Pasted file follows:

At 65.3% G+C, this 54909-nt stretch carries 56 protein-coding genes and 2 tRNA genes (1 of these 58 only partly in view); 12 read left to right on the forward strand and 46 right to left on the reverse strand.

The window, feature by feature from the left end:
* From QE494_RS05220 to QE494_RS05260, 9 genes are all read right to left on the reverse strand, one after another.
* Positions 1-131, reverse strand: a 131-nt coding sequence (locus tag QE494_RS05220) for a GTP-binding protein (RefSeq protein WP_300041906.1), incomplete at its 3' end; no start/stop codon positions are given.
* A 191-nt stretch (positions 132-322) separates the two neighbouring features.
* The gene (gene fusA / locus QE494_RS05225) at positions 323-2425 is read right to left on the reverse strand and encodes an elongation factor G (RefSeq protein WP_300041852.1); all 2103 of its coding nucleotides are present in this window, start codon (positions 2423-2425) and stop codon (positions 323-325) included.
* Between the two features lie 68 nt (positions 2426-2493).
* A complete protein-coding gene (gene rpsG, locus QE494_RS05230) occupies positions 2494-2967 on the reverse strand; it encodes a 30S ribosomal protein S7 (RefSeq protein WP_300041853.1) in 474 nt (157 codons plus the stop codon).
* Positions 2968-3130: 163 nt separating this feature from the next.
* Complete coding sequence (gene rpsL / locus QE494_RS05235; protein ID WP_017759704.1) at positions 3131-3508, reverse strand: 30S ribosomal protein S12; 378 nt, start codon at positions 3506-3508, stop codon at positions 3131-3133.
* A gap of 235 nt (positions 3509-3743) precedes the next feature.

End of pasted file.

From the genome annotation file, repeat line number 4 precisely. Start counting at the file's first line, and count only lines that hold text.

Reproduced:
* Positions 1-131, reverse strand: a 131-nt coding sequence (locus tag QE494_RS05220) for a GTP-binding protein (RefSeq protein WP_300041906.1), incomplete at its 3' end; no start/stop codon positions are given.